Like her team-mates, Kate had some idea of what lay in store, having watched footage of the Charity’s expeditions to the North Pole and Mount Everest. Even so, and despite months of endurance and stamina training in the hills near her home in Wiltshire, she admits nothing could really have prepared her team – three fellow injured servicemen, Prince Harry and guide Conrad Dickinson – for the harsh conditions that awaited them when they arrived on the Antarctic Plateau on 1 December last year.
Wind erosion had whipped the terrain into endless sastrugi (sharp irregular grooves or ridges) some three feet high, which made pulling their 80kg sleds heavy-going.
“We’d counted on being able to cover 28–30km a day, but it was more like 20–22km,” says Kate. Temperatures of -30°C, meanwhile, combined with the altitude, were also taking their toll. “Everyone’s breathing was affected, along with our appetite. None of us felt like eating, even though we knew it was vital. You’re trying to force food down and gagging. People were starting to fall over.”
Faced with such trying conditions, they decided to scrap the race element and pull the teams together. Kate, however, was still struggling. “My lowest moment was day four – about half an hour in. I felt awful, like I had nothing left in me. I just didn’t know how I would get to the end of the day but the team rallied round.”
Harry, in fact, proved to be a particular help. “There were a few times on the trek where he came to ski alongside me for a few miles to give me moral support. Or he’d come up and say, ‘Half the day gone, just another half to go,’ to try and keep my spirits up. He was very good for morale.” Like most servicemen and women she sees him not as a member of the royal family but as a fellow soldier. “It’s very clear that he cares a lot about people who have been injured in a job that he loves. He asks a lot of questions. He’s genuinely interested.”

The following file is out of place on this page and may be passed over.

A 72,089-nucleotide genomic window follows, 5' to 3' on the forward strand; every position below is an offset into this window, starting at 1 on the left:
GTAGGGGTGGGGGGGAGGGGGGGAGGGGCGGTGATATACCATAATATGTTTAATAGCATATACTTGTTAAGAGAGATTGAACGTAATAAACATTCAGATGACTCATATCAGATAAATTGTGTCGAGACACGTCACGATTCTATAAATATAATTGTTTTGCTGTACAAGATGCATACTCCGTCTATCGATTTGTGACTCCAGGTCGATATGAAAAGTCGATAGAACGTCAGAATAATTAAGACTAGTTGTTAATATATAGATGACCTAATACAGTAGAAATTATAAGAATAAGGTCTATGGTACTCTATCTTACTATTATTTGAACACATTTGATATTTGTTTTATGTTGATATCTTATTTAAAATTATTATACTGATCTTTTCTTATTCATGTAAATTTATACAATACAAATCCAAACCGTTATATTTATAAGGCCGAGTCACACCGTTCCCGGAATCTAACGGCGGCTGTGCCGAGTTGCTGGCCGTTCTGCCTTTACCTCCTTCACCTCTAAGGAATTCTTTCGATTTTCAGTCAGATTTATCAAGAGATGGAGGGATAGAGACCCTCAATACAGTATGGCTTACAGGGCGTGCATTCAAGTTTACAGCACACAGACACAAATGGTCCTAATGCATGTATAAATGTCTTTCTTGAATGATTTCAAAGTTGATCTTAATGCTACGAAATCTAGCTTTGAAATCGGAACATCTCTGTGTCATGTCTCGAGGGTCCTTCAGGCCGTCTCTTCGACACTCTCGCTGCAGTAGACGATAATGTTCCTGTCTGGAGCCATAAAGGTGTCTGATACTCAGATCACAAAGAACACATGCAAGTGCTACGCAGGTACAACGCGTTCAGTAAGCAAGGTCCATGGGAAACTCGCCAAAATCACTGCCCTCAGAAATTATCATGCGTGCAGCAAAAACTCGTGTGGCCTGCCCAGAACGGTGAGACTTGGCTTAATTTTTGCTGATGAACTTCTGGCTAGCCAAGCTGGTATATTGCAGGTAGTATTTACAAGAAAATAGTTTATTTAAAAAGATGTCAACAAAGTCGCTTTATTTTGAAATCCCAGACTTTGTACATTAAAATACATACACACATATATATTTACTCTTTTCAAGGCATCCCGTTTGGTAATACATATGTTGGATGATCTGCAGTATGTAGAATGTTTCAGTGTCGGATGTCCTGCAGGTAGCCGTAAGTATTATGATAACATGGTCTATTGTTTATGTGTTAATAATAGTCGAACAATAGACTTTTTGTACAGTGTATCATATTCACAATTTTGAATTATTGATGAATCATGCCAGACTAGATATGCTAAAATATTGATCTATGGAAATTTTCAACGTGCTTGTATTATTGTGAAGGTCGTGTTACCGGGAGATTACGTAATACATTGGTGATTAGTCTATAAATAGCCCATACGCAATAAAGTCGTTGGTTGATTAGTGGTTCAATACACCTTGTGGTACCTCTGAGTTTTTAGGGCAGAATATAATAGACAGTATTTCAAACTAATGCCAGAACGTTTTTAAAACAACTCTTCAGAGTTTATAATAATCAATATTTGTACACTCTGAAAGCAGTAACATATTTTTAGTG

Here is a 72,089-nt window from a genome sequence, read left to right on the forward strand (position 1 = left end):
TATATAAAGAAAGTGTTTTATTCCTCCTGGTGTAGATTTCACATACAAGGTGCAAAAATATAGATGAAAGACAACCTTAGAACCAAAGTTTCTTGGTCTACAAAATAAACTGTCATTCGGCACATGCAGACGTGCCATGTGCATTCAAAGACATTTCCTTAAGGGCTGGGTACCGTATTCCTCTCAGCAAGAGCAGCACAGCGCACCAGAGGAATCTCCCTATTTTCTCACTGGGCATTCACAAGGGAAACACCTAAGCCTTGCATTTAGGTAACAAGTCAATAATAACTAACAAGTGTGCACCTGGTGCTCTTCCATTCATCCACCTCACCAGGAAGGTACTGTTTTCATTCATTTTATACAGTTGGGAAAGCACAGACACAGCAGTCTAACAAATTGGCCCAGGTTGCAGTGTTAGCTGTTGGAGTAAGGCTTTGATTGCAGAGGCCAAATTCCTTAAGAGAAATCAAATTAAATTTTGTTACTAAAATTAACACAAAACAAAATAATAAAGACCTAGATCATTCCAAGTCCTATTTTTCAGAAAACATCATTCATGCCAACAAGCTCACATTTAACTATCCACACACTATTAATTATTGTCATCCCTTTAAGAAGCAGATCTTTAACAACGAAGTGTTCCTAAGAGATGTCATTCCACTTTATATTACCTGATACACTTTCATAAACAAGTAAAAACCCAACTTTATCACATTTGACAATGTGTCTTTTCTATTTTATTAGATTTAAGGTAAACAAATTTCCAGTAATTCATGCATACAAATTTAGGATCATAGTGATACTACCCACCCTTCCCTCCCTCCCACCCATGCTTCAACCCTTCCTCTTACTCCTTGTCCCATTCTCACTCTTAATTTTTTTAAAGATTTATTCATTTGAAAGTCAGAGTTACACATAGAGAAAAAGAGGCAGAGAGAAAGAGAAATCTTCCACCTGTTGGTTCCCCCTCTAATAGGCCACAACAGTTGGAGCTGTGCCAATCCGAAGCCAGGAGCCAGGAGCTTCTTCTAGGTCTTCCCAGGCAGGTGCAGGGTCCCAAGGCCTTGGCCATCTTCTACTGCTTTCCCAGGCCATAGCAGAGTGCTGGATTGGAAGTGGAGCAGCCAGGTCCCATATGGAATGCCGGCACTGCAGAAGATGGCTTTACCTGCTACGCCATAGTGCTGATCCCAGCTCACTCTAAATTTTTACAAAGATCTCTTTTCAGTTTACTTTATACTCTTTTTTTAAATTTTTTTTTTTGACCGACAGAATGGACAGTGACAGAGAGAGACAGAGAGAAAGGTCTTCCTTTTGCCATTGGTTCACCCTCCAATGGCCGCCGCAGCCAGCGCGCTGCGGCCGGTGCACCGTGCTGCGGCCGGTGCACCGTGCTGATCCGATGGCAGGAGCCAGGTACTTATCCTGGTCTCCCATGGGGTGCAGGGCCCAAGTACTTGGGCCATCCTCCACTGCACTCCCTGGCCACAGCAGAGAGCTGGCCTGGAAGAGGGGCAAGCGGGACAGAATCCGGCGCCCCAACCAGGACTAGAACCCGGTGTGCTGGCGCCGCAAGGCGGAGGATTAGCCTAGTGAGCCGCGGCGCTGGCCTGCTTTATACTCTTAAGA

By day five of the expedition, Kate’s blood oxygen levels had plummeted to dangerously low levels, and she had frostbite on her ear and thumb. “My thumb was black right down to the knuckle and the team doctor told me to take a couple of days out. I remember thinking, ‘Should I just risk it?’ But then I thought, ‘I’ve lost a bit of my body already. It would be very stupid to lose another.’”
She rejoined the trek on the penultimate day, arriving at the Pole on 13 December. “There wasn’t exultation, more a feeling of relief. We were all just glad to have made it.” The cold and time on skis had taken their toll, however – damaging the skin on her leg and leaving her unable to wear her prosthetic limb and on crutches for two weeks once she returned home.
Three months on, and the survivor’s relief has been replaced by pride in her achievement, together with a renewed commitment to the job she loves. Currently on a sabbatical, Major Philp will rejoin the Army in May, and hasn’t ruled out the prospect of returning overseas.
“With an injury like mine, I’ll never be fully fit again, but I am fit enough to deploy. If I was asked to go back to Iraq or Afghanistan, I would go, absolutely. It’s part of the job.”
Read Prince Harry's own thoughts on preparing for the trek